THE FUNGUS MOTH: Dispersal Procedures

 Posted by Maurizio Pustianaz (@)   Industrial Music / Industrial Metal / Aggro Industrial / Electro Metal
Experimental / Avantgarde / Weird & Wired / Glitch / Noise / Field Recording
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Apr 02 2009
Title: Dispersal Procedures
Format: CD
I was doubtful if reviewing this or not but the honesty of Andy Duncan convinced me to spend some words about his work. Active in the 80's with different monikers but taking mainly his musical activity as personal amusement, Andy did during the years about 20 releases. He describes himself as home brew industrialist and DISPERSAL PROCEDURES is a live recording (a mono crowd recording) of his participation at the 2008 Venn Festival in Bristol. The twelve tracks of the CD are a sort or reworked compilation of his past works and actually they sound as a mixture of Mark E. Smith (of The Fall) on acid while hitting on his guitar and noisy tape cut-ups. Some tracks sound interesting but the poor recording doesn't help me understanding Andy's industrial spoken word. If you are English, you like originality and you ain't afraid of sane craziness, write him a mail...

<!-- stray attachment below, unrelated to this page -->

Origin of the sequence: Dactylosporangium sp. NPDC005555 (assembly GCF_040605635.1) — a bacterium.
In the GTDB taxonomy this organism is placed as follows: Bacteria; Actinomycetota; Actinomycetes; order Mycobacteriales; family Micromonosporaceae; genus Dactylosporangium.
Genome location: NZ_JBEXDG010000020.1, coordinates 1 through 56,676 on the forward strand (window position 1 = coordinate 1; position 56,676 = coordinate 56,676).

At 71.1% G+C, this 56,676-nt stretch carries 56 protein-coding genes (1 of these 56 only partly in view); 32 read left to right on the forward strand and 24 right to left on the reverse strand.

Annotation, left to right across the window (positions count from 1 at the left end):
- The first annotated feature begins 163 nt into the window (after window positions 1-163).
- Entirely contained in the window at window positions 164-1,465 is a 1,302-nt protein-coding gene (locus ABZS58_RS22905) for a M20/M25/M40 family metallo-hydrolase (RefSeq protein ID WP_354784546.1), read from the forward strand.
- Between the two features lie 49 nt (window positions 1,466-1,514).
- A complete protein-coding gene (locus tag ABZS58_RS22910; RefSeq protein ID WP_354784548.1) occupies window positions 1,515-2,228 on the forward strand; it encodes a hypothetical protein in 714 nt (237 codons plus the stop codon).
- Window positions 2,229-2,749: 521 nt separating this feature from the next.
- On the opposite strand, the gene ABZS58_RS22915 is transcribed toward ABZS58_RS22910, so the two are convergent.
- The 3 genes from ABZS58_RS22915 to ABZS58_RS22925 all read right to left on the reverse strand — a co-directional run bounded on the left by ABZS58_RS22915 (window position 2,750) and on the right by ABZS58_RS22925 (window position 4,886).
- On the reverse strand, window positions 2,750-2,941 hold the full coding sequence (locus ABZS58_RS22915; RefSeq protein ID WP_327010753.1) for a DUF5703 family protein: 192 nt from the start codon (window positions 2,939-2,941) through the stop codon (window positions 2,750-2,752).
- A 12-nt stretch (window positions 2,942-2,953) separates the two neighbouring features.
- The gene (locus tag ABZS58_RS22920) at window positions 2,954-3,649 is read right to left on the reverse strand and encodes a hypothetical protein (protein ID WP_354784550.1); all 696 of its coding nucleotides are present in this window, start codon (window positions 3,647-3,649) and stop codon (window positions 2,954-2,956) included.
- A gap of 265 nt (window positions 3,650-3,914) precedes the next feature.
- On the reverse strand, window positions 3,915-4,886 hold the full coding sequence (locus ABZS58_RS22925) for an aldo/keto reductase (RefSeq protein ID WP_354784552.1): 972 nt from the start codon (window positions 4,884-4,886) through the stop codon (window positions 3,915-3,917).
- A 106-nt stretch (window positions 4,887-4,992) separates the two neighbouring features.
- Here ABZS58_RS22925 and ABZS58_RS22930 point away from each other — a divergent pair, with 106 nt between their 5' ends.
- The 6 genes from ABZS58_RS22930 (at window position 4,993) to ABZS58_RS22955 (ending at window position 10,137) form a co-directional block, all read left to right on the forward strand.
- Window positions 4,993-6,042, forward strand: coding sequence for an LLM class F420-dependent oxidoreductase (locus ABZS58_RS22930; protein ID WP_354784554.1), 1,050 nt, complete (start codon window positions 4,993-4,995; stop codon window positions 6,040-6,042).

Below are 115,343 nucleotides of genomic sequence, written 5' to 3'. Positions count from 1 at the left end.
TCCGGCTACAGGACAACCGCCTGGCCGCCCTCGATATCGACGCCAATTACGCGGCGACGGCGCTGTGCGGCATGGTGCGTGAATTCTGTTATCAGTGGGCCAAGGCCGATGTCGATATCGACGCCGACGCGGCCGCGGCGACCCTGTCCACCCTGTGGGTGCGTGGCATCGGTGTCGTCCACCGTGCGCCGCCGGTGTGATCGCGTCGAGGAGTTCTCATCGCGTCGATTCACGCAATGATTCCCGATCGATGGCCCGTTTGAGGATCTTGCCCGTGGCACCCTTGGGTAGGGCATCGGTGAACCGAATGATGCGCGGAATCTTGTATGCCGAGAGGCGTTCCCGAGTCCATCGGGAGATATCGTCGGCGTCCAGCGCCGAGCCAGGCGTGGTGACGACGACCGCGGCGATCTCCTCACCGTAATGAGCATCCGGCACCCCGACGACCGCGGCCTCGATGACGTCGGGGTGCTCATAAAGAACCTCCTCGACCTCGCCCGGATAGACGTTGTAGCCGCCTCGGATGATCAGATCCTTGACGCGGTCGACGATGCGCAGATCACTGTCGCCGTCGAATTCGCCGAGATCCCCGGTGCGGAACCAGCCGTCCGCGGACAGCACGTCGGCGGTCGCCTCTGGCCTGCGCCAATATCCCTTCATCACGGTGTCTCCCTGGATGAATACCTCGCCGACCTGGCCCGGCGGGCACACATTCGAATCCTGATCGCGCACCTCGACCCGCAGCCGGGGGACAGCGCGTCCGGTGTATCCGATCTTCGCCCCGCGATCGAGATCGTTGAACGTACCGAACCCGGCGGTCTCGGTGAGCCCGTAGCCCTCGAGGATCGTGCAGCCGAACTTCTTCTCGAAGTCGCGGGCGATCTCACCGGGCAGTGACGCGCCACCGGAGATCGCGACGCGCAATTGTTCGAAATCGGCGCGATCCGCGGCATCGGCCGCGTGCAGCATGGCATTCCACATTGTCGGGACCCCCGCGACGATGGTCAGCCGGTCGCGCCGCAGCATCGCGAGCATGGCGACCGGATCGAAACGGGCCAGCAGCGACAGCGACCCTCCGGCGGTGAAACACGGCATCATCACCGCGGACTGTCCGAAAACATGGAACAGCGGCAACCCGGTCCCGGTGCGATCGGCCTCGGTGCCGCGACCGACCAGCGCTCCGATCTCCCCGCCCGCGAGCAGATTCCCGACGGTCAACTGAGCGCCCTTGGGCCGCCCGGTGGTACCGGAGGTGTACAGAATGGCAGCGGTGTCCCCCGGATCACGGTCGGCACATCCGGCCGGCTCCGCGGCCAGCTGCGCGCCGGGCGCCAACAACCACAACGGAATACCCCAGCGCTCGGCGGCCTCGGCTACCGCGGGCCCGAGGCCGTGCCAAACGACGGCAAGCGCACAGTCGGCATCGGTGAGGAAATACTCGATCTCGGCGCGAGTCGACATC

John Zorn: FilmworksXIII: El General

 Posted by Mike (@)   Experimental / Avantgarde / Weird & Wired / Glitch / Noise / Field Recording
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Mar 28 2009
Artist: John Zorn
Title: FilmworksXIII: El General
Format: CDS (CD Single)
Label: Tzadik
Rated: *****
Has anyone been on a such an amazing roll as John Zorn has been these past few years? The Gift, The Rain Horse, The Dreamer's, Moonchild, Lucifer: Book of Angels Vol. 10, The Crucible, and now he takes another brilliant left turn with Filmworks XIII: El General.